The housing crush has had a range of side effects across the nation. However, with more and more new home developments struggling to fill the new properties, a new phenomenon has appeared. There are fewer and fewer new suburban developments showing up on the fringes of communities.
Expansion that was so rampant in the real estate boom has suddenly disappeared or stalled midproject, leaving empty houses gaping at passerbys.Some of these communities are filled with homes that are in foreclosure which makes it harder to sell a home next door. Home owners have vacant lots next to them and they need to stop foreclosure themselves.
What are the pros and cons to the recent disappearance of these suburban communities? Besides the obvious financial troubles with the construction companies associated with these areas, there is an impact for the local homeowners as well.
With fewer inhabitants and stalled increases in the homeowners to these commuter communities, morning commutes into the city are less than what might have been if these suburban areas had filled. Enticed by lower prices and more house available through these suburban communities, more and more homeowners looked to purchase these properties during the real estate boom years. However, as the real estate market has stopped, these homes are not being filled, making the commute to the city a little easier.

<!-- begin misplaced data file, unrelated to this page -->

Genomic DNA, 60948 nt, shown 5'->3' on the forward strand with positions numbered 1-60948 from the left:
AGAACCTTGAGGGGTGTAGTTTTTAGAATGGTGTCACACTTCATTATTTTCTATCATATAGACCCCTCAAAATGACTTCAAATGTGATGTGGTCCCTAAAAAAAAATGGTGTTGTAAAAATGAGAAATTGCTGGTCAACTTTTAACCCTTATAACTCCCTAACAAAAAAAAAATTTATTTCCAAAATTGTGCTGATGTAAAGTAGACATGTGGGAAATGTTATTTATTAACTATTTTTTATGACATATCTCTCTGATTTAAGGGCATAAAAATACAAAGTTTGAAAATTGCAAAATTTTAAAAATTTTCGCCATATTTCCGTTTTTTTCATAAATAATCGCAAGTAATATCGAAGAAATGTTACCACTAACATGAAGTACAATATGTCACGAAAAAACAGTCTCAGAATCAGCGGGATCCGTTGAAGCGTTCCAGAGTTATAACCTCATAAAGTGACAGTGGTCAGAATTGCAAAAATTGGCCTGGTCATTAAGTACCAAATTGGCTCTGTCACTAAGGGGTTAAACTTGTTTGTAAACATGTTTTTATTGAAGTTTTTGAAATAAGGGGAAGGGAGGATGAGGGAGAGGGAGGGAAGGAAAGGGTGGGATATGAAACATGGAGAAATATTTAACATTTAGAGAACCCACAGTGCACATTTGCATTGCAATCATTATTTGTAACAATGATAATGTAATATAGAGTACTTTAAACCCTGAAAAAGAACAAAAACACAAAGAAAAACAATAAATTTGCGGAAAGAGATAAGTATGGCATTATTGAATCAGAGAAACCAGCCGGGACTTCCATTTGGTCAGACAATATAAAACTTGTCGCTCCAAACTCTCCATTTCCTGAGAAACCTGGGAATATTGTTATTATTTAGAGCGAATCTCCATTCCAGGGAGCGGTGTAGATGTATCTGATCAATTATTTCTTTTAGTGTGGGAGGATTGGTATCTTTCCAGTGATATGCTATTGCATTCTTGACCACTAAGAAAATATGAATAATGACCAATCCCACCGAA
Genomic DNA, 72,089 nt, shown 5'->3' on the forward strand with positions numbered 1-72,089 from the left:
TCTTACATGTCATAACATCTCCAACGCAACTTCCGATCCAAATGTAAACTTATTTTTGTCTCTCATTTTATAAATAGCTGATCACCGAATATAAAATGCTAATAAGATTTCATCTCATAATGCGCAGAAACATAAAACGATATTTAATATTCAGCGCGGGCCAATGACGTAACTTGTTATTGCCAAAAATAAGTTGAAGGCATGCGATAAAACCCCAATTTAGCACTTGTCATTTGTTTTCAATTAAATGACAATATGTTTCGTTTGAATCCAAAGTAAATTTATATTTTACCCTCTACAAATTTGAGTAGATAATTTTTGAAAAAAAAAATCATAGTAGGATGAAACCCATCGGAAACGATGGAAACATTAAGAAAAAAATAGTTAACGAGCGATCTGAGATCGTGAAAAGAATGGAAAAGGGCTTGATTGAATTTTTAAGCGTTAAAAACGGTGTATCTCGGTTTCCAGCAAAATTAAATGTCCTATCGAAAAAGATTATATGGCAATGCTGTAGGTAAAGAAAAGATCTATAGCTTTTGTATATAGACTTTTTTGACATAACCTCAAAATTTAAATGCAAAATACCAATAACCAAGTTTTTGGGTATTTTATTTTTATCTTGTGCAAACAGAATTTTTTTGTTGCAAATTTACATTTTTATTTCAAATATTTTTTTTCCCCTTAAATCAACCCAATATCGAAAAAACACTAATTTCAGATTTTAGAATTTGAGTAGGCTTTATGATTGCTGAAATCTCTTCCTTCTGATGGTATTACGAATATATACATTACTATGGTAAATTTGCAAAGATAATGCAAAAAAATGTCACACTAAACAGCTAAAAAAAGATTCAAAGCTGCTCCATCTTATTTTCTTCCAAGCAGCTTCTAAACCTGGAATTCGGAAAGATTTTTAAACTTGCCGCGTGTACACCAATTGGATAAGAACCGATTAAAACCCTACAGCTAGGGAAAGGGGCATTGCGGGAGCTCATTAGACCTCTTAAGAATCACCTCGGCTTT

Areas like Prince William County have shown the impact of this suburban community disappearance. With a deflated real estate market and increasing gas prices, the foreclosures have pushed median home prices down 32 percent in just the last year alone. Fewer individuals are on the interstate and more are crushed into crowded buses headed to Washington D.C. This area of the county has seen the impact of tightened credit restrictions and fewer buyers. The bubble has popped here and the impact was swift and sudden.
Zillow recently performed an analysis of markets to determine what has happened to the inner and outer suburbs in major cities nationwide. What they found was very interesting. Essentially, the prices for inner suburbs, those within a ten mile radius from the center of the city had changed little. However, as the radius grew larger and larger as far as fifty miles from the center of the city, the prices dropped drastically.
Of course, if the city was close enough to another major metropolitan area such as the case with Washington D.C. and Baltimore, for example the prices would begin to rise again as proximity to the neighboring town increased. Other cities proved the opposite reaction. Some areas like Atlanta, Dallas and Detroit that often have rough and tumble downtown areas still saw improved prices in the suburbs far away from the center of the city. Detroit has a weak economy in the center of town, making homes here less desirable than the benefits offered in the surrounding communities. Atlanta, on the other hand, has had a number of premium condos built that has offset the nearby home values.
An oversupply of new homes in the suburbs is affecting the existing home communities nearby. As fewer and fewer new home developments are being purchased, these properties are drastically reducing their prices to get the homes sold. Oftentimes, these price drops ultimately cause the entire neighborhood to lower prices because the competition is all around.